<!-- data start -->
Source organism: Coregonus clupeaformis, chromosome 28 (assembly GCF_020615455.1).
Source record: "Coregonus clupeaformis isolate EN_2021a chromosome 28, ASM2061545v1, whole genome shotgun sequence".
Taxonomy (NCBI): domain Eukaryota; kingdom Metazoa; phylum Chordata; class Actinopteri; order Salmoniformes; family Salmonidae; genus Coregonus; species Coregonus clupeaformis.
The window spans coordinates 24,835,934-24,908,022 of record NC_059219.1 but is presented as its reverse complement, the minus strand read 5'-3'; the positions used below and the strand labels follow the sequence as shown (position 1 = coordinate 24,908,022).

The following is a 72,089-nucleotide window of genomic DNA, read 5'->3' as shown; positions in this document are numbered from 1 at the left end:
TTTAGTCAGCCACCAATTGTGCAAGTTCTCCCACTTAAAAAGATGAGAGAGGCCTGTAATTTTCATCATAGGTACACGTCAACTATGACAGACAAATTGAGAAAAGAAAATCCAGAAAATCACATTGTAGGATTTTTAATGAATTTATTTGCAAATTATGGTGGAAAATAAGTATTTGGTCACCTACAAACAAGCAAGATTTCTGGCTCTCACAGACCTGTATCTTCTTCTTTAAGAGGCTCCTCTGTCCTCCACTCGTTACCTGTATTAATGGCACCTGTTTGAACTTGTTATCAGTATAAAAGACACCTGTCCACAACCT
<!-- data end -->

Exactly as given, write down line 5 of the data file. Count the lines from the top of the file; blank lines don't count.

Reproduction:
The following is a 72,089-nucleotide window of genomic DNA, read 5'->3' as shown; positions in this document are numbered from 1 at the left end: